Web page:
Takes place in the 1800s about a girl spy. Oxymoron right? That’s what makes it fun. Think Murdock Mysteries with a teenage girl as protagonist. There are four books in all.

Gregor the Overlander Series by Suzanne Collins  

I read this series a while back but it was so great!  It’s nothing like The Hunger Games (which I enjoyed too) but goes to show what a great writer Suzanne Collins is.  It’s a fantastical tale but the characters are so awesome!   I was sorry to finish reading these five books.

Matched Trilogy by Ally Condie  

Slated Trilogy by Terri Terry



Becoming Myself by Stasi Eldridge

This was such an awesome book! Read it and read it again! And then go read anything else that Stasi or her husband John has written. It’s all good!

The Pastor’s Kid by Barnabas Piper

Read this if you are a pastor or a pastor’s wife or a pastor’s kid. Then give it to your church library or someone in the church and tell them to read it! It should be required reading in seminary and for anyone who ever wanted to tell the pastor or his wife how to raise their kids!

Some Books I Plan to Read This Summer (let me go check my piles!)

Memory Man by David Baldacci

The other three books in the Agency series

Fight Back with Joy by Margaret Feinberg

Sand in My Sandwich by Sarah Parshall Perry

Breathing Room by Leeana Tankersley

Elijah’s Boy by R. K. Livingston  (A friend and local writer!  Check out her website!)


Go get yourself to your local library or bookstore and start an adventure that’s only a page turn away!

Being Defined By Love

“Remember, our choices decide who we are, but our loves define who we’ll become.”
The Pawn, by Steven James

Read this quote recently in a novel. It stood out because it seemed so out of place in a story about a profiler. Just goes to show that you can’t judge a book by its cover.

It was so remarkable I marked the page and then later wrote it out.

Choices we make do decide who we are. We decide what our attitudes will be. How we will respond to someone or…is it more of a reaction? We decide what job and activities to pursue. Who we will marry. Our decisions do make up a large part of who we are. But they don’t define us.

Wedding Day over twenty years ago!

I really love the last part of this quote. “Our loves define who we’ll become.” There is hope in that statement. Like it’s never too late. In the novel, the protagonist was struggling to love his very prickly, grief-stricken step-daughter after her mother’s death. It wasn’t that he didn’t love her, he just didn’t know how to show it.

When we choose not to love, we become less. I believe this. I’ve felt this. We shrivel into ourselves. We grow inward instead of outward.

In loving people, we become more. I believe God designed it this way. His intent was always that we love through relationships. To grow outward, reaching out, toward others. Think of vines and branches like Jesus often talked about. He is the vine and we are the branches. He loves us first. We love Him back. Then we reach out to other branches around us. We bear the fruit of that love.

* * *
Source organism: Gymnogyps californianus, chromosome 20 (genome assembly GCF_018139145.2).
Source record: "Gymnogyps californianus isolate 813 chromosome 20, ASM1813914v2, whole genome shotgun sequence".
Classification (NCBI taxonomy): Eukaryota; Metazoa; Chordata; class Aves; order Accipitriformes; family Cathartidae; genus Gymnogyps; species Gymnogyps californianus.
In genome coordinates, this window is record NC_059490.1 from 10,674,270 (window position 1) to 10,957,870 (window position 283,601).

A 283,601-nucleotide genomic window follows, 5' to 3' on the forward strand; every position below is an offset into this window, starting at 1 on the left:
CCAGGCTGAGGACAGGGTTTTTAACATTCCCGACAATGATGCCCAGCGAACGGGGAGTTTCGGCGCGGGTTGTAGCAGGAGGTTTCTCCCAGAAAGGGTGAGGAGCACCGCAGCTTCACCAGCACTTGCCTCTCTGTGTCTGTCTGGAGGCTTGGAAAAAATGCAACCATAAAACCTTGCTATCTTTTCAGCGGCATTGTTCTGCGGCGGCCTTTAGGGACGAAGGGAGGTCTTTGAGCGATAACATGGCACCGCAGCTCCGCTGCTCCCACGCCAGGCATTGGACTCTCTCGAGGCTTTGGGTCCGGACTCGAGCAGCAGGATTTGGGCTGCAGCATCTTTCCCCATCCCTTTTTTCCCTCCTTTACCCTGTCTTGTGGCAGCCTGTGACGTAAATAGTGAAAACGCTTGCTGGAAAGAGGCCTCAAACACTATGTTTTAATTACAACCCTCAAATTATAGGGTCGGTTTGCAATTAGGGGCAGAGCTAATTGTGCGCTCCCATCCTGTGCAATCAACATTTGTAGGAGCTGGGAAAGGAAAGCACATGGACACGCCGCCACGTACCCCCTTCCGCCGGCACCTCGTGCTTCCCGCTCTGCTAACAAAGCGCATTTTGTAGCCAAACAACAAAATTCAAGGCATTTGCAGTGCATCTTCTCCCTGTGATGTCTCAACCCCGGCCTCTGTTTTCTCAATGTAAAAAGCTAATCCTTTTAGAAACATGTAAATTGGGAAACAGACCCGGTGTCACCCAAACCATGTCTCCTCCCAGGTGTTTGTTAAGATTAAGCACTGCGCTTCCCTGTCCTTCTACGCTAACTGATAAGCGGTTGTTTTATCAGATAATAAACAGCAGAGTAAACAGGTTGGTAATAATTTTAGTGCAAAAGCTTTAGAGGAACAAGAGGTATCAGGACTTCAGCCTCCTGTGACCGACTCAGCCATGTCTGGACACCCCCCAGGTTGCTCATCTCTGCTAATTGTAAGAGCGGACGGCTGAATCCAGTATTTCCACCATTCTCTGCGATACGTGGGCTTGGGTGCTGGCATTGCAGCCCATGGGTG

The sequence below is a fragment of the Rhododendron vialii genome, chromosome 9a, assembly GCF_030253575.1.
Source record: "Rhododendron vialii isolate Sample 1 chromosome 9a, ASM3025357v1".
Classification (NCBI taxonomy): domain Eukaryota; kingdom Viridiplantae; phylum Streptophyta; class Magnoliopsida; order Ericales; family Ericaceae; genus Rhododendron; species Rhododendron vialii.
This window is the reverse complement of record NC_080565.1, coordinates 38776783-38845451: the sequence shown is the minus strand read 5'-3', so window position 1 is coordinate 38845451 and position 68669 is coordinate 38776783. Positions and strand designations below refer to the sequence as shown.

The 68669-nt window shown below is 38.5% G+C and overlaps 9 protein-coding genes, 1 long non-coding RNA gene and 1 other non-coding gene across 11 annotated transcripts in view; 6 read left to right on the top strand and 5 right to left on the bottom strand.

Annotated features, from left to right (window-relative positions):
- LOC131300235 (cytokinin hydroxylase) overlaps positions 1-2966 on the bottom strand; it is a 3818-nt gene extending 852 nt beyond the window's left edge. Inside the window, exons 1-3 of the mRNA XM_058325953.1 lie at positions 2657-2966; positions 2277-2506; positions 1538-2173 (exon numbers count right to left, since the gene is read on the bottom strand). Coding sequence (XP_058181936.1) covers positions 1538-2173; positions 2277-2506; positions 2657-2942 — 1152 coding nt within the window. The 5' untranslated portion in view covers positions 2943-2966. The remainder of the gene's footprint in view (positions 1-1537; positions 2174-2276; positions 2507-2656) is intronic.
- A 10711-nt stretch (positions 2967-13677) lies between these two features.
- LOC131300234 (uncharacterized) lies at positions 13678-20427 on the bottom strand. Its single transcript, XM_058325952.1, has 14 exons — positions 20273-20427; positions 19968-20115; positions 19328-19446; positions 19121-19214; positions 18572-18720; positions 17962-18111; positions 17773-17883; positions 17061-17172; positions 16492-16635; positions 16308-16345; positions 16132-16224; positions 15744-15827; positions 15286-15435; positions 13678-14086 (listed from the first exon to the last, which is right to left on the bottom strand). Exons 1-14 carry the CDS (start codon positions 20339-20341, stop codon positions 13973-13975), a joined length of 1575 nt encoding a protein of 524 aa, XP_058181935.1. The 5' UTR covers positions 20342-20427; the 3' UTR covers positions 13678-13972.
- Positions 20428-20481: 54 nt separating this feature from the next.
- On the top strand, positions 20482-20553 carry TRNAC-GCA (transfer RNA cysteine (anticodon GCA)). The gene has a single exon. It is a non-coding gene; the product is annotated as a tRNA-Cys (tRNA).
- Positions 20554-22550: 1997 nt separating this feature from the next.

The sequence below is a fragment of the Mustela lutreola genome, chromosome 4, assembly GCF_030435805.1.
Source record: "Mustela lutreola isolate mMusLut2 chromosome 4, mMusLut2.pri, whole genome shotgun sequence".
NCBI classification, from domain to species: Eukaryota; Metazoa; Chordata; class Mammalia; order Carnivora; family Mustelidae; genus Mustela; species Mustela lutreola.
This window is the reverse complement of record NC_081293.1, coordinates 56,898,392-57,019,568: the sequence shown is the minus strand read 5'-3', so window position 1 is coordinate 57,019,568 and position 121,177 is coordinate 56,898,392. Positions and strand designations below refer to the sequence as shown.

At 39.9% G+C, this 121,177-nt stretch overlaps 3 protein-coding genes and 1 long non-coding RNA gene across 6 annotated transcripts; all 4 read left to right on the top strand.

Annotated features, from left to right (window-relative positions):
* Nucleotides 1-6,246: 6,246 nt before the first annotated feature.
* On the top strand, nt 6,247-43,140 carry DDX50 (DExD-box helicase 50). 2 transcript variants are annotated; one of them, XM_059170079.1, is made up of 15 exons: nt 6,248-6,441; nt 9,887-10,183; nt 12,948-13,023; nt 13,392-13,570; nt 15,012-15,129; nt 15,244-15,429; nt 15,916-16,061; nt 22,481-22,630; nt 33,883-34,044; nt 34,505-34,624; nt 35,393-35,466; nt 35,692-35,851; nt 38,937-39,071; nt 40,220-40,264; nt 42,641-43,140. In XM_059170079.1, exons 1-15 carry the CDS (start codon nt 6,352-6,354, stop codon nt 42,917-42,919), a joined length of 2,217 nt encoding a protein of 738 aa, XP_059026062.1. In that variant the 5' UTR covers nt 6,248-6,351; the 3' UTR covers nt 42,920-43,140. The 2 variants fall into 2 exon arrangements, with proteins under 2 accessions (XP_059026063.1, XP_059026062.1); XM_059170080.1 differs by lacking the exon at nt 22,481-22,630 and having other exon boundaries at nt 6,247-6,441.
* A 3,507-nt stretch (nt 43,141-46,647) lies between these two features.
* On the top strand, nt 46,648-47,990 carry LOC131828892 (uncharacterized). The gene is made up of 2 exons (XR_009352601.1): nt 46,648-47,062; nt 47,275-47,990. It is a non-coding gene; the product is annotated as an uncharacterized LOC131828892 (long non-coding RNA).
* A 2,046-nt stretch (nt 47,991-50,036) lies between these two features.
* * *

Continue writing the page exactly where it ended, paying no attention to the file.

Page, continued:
We shy away from this purpose in our lives don’t we? I do. It’s risky, loving others. Even the easiest people to love, some days aren’t so lovable.

Maybe that’s the point. Asking us to love the unlovable stretches us beyond what we think we’re capable of. We have to rely on God to help us do it. I’d rather stay stunted sometimes, to be honest. Make excuses. And I have. I would continue to do so except that is not what God wants from us. That’s not what He’s commanded us. Jesus replied: “‘Love the Lord your God with all your heart and with all your soul and with all your mind.’ This is the first and greatest commandment.  And the second is like it: ‘Love your neighbour as yourself.’  All the Law and the Prophets hang on these two commandments.” Matt 22:37-40

It’s definitely a command. We can’t do it in our own strength. We’ve all tried and failed. Sometimes miserably. God isn’t asking us to go it alone. Some days I have to ask God to help me love my children, my husband, because at the moment I don’t like them very much. I’m sure the feeling is mutual at times! I ask to see them through His eyes not my own. To see what He sees instead of my selfish, warped, sin-filled perspective.

Some days I need to pray that same prayer about myself. I’ve written myself off because once again, I’ve failed and it feels like there will never be any victory on this earth.

Or maybe I need a reality check on an enemy. Our sons have struggled with being bullied. We tell them that bullies usually learn it somewhere, sadly, often times at home. We don’t condone the behaviour but we try to get the boys to think about it from a different perspective. Maybe the bully gets bullied somewhere else or by those he loves, who should be protecting him but aren’t. We don’t know because we don’t walk in their shoes but sometimes we need a glimpse from the perspective of those shoes belonging to our enemy.

We have to have His love in us to love others.


That’s the crux for some of us. It’s hard to accept His love for us when we can barely stand the sight of ourselves in the mirror. That’s a bit of a problem on the love scale. It’s not easy to solve either. We might need to ask for some help with it. But it is something we all need to work out. If we can’t love ourselves, accept we are worthy of His love, it will just bounce off us. We don’t get filled up and we only have so much human love to give. It will eventually run out. The human love. Then we burn out. We get angry. We get frustrated.